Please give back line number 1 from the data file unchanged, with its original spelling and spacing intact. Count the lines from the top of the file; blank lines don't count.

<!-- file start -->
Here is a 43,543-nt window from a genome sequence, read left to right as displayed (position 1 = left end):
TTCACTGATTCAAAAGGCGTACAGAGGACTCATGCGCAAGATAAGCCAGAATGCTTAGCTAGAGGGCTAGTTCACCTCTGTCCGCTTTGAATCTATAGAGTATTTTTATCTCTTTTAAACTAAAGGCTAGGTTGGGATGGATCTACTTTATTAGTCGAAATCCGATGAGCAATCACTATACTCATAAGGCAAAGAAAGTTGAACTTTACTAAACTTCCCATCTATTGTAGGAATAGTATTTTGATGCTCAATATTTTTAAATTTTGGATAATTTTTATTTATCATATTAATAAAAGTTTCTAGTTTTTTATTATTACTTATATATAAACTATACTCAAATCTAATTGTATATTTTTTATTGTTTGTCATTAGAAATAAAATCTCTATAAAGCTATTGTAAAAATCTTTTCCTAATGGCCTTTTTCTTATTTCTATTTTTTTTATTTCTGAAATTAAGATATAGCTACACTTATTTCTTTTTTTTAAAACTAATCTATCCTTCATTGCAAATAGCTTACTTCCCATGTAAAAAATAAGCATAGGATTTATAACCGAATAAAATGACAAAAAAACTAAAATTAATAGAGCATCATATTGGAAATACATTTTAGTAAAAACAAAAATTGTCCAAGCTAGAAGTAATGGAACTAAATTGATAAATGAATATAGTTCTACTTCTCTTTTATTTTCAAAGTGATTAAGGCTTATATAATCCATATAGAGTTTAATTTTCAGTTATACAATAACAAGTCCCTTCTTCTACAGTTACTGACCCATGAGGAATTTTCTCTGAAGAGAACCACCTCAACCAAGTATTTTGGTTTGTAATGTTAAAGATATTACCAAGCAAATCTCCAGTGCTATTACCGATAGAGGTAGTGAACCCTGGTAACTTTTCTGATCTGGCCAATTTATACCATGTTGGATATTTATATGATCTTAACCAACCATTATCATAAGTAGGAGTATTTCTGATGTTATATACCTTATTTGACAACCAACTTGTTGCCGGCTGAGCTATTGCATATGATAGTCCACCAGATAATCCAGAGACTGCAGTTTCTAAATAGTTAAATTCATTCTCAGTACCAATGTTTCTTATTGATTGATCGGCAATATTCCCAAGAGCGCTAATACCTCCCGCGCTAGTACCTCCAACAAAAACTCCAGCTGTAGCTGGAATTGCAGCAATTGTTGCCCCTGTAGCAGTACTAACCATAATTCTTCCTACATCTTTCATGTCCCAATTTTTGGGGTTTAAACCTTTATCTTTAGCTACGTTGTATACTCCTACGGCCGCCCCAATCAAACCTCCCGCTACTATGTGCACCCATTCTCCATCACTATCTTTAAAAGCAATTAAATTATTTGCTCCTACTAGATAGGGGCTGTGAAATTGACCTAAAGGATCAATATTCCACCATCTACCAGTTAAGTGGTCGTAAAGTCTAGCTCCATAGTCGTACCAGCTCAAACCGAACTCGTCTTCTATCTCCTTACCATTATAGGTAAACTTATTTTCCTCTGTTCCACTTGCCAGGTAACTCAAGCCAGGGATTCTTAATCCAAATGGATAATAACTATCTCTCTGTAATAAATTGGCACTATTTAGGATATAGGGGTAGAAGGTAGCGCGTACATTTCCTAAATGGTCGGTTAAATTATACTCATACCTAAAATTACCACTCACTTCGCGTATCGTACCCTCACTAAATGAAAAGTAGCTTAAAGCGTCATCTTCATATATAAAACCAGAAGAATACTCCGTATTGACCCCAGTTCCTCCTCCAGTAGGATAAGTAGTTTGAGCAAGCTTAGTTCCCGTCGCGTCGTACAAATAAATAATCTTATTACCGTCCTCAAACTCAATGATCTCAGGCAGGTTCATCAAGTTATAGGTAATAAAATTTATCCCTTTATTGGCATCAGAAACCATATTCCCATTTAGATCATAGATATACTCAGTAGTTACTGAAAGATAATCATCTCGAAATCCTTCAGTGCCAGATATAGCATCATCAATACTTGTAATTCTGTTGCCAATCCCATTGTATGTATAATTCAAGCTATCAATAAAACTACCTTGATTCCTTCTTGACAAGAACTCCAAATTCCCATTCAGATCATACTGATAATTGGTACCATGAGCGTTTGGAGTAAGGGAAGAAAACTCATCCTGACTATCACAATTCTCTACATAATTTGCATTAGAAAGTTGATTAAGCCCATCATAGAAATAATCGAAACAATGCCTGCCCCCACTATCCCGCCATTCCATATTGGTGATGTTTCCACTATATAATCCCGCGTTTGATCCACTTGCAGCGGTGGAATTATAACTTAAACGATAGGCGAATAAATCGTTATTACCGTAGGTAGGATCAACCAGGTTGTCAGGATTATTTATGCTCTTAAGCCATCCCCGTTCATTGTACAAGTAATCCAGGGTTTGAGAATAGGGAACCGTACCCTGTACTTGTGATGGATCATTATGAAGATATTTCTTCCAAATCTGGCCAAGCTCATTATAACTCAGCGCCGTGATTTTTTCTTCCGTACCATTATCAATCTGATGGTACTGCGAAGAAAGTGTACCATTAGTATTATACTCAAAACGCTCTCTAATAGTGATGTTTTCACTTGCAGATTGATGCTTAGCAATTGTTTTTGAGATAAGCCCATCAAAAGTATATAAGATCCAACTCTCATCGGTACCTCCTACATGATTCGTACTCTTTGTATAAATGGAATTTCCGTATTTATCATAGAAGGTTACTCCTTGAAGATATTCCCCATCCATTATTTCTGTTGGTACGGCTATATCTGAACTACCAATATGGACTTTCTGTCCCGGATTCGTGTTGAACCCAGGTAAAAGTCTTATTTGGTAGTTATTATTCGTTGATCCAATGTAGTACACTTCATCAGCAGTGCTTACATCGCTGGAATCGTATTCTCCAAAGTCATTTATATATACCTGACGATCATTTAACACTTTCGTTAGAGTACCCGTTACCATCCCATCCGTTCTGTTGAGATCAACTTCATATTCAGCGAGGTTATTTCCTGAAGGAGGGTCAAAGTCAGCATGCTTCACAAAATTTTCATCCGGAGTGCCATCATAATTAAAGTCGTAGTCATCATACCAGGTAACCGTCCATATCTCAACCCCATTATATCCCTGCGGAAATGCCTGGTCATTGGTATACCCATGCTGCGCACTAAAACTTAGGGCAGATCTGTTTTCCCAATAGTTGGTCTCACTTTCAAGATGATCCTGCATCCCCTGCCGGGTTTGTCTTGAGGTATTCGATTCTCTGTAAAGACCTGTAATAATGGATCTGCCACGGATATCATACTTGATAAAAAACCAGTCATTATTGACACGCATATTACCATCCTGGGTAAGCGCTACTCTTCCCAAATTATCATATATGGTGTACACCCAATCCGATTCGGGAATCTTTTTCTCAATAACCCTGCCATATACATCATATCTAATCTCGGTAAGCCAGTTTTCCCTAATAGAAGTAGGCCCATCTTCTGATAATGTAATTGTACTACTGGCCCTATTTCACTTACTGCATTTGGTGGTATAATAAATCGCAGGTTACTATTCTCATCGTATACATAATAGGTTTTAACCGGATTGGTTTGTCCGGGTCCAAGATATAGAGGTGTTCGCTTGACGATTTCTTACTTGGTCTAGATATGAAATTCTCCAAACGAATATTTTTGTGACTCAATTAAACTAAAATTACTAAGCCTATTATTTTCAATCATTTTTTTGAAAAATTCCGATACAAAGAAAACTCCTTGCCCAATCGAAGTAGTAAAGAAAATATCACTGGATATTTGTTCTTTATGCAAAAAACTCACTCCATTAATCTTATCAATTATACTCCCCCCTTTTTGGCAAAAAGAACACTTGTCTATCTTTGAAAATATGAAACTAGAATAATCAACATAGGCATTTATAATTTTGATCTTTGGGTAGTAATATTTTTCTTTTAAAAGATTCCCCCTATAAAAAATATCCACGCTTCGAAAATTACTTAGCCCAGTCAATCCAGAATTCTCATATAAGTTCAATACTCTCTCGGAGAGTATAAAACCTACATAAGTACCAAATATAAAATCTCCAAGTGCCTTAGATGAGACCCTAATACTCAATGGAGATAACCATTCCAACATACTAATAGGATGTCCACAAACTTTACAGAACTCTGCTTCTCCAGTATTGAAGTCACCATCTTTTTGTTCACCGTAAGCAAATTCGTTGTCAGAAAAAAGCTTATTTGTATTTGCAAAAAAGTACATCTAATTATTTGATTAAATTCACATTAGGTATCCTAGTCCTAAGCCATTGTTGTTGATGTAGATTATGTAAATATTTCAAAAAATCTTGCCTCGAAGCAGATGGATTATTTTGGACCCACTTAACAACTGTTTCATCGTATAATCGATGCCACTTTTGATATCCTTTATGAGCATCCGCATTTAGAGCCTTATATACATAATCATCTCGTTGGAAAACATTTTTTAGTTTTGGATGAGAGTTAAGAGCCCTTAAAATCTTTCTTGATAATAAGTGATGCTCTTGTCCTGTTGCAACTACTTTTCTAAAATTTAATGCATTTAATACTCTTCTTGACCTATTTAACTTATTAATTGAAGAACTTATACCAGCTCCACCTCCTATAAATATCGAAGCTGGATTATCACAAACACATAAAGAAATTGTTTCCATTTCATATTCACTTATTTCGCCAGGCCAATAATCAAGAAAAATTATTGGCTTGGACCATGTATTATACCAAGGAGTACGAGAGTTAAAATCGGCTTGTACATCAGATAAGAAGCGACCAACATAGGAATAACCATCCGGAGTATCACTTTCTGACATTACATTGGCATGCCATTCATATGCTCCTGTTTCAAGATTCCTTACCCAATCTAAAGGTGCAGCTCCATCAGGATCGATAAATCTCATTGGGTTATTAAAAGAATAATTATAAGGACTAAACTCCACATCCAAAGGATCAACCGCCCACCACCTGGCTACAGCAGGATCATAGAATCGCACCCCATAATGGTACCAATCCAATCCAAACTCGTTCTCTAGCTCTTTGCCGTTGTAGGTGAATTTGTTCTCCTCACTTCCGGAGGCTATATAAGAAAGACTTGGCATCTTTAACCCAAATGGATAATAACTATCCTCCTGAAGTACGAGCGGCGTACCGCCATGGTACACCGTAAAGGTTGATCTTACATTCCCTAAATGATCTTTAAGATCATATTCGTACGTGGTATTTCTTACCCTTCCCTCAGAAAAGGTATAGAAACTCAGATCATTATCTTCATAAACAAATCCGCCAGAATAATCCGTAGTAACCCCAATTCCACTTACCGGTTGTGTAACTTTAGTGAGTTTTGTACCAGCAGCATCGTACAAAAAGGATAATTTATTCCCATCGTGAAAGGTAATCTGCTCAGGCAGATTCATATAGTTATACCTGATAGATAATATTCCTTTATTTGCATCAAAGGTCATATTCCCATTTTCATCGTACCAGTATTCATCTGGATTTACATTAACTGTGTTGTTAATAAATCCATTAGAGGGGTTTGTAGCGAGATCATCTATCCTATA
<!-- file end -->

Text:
Here is a 43,543-nt window from a genome sequence, read left to right as displayed (position 1 = left end):